2. Shifting the liability to pay levies from the manufacturer or importer level to the retailer level, while at the same time simplifying the levy tariff system, and obliging manufacturers and importers to inform collecting societies about all transactions that concern goods subject to a levy. This aims to reduce currently cumbersome administrative burdens and eliminate the need for retailers to pay for levies prior to selling goods to end users (pre-financing levies in this way is problematic for retailers). It should also prevent the imposition of levies on those who are supplying to professional users.
  3. In the field of reprography, moving towards operator levies rather than hardware-based levies. Vitorino notes that several Member States currently operate a “dual system” comprising hardware-based levies (i.e. a levy applied to the media or equipment used for private copying) and operator levies (usually contractual arrangements between entities undertaking a lot of reprographic copying - such as universities and libraries - and collecting societies). While acknowledging that hardware-based reprography levies could not be entirely replaced by operator levies, Vitorino considers the latter to have a less negative effect on the internal market and therefore to be the preferred method of compensation.
  4. Increasing transparency by making levies visible to final customers. The aim is also to improve retailers’ ability to pass on the cost to their customers.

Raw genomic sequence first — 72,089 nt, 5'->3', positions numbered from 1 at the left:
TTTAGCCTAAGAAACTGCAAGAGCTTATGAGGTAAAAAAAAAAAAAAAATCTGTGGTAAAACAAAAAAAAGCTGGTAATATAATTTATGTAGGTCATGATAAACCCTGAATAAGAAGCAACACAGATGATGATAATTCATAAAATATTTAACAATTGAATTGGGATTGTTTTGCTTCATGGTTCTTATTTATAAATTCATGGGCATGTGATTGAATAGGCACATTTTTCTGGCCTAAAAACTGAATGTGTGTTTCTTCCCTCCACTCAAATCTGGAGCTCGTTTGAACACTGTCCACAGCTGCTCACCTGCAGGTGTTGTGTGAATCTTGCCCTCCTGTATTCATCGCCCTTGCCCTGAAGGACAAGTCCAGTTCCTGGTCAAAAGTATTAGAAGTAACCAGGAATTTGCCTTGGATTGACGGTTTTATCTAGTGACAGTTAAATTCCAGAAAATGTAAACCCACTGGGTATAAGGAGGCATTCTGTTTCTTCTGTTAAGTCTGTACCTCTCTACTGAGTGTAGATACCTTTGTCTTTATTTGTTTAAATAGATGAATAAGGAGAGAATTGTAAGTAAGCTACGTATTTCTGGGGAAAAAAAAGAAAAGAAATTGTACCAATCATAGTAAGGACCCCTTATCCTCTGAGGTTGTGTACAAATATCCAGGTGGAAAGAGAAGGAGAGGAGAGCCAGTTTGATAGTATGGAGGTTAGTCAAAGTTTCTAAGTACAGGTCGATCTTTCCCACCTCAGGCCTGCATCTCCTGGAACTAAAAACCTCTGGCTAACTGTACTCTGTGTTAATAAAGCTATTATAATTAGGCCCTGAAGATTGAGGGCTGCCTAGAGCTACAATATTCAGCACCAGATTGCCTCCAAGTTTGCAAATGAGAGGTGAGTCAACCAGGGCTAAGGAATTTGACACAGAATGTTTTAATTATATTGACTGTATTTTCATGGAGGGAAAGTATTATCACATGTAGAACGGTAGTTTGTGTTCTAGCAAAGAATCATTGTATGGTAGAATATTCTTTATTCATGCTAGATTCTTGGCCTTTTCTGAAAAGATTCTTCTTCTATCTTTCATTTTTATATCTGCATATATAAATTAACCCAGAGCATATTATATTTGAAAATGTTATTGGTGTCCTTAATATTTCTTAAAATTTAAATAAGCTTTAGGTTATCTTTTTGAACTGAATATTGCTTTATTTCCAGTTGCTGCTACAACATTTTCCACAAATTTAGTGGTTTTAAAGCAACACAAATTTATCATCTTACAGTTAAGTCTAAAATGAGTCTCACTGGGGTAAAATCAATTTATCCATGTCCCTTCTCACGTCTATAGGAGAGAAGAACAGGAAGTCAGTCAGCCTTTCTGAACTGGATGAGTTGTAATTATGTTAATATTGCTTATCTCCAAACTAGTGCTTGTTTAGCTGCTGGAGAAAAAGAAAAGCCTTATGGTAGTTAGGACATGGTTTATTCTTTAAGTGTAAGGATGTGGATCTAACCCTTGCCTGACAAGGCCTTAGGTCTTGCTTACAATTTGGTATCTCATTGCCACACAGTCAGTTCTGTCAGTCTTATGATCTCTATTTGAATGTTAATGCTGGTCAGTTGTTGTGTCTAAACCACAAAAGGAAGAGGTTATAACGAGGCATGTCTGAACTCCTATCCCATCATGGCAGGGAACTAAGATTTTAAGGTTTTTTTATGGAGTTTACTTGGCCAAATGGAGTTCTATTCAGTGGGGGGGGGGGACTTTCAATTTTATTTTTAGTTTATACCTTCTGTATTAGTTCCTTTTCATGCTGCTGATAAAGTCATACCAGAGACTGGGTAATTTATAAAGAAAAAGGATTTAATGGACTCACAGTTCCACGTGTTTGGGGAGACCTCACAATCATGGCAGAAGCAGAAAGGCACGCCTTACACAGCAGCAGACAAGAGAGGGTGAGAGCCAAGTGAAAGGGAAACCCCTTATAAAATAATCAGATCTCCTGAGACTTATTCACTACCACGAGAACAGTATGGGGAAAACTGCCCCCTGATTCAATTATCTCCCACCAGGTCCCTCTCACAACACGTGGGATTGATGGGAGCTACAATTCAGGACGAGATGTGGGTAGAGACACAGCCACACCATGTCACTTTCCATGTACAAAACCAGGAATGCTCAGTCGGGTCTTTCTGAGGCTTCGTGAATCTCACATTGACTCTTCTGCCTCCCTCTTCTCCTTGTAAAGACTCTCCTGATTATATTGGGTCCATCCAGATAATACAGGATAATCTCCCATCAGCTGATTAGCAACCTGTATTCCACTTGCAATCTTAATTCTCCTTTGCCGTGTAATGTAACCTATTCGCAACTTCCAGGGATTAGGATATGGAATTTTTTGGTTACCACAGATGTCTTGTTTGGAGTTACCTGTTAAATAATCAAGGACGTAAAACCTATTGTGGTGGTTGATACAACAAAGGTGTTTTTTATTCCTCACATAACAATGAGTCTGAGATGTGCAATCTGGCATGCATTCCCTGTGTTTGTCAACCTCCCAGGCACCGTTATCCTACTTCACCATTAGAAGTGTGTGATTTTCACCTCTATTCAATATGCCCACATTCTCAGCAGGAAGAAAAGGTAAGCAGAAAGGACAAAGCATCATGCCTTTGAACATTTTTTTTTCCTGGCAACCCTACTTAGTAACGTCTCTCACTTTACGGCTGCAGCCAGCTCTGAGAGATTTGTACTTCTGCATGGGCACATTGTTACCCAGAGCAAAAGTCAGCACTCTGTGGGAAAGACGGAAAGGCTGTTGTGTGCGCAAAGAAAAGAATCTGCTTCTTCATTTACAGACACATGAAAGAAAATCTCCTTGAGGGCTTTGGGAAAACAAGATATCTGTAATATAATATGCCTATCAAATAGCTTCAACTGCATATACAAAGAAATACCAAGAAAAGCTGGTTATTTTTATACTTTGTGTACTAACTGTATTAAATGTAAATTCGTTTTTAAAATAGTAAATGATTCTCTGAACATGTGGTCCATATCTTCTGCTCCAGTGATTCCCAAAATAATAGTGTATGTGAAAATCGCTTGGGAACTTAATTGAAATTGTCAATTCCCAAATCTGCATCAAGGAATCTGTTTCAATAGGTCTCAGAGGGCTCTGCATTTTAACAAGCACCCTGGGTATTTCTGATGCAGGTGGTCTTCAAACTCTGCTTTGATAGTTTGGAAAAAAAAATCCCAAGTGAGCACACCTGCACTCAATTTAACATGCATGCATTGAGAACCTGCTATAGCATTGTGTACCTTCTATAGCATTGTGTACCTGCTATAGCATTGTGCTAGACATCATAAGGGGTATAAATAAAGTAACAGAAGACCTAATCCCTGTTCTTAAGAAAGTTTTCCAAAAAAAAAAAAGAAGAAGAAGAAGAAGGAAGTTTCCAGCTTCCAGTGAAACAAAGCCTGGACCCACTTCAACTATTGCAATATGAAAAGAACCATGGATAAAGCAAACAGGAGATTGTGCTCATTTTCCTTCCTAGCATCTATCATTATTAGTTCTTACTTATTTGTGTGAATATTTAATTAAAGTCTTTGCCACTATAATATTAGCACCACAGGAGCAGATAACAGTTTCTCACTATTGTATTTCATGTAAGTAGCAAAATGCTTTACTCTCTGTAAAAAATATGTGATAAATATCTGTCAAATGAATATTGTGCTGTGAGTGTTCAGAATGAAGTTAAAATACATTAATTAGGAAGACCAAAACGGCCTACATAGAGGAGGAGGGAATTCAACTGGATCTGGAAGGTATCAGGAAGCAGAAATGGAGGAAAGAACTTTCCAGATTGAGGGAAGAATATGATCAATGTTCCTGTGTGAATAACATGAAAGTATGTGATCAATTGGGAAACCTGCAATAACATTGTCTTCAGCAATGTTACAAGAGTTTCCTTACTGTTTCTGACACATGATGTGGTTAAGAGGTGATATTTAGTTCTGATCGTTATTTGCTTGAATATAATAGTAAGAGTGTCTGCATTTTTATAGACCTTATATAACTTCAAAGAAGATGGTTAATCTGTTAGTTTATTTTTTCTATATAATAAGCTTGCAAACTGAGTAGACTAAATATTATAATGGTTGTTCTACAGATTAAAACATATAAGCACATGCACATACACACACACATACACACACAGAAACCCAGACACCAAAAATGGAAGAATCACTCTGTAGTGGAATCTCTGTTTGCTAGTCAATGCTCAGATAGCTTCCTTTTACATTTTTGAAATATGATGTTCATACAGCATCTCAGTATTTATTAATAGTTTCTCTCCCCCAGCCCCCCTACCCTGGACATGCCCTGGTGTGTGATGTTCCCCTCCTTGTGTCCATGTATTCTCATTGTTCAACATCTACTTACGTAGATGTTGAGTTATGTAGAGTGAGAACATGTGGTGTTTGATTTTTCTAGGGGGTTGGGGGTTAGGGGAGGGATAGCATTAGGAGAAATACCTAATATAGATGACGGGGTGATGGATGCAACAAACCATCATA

5. Defining the “harm” caused to rights owners (by copying done under the private copying/reprography exemptions) more uniformly between Member States to ensure that the process of setting levies is more consistent. The starting point to determine “harm” is (per Vitorino) “the situation which would have occurred had the exception not been in place” and, “[i]n particular…the value that customers attach to the additional copies of lawfully acquired content that they make for their personal use.” However, Member States have differing approaches to determining that value. Some consider that the level of harm is determined by the number of copies made by consumers under the private copying exceptions and that each copy made increases the harm caused. Others consider that the hypothetical licence fee otherwise chargeable decreases with additional copies made and therefore the “harm” calculation is based not on the actual number of copies made but rather the hypothetical (i.e. lower) number of copies that could have been made under licence from the rights holder (in the absence of the private copying exemption). Vitorino emphasises the need for a consistent approach.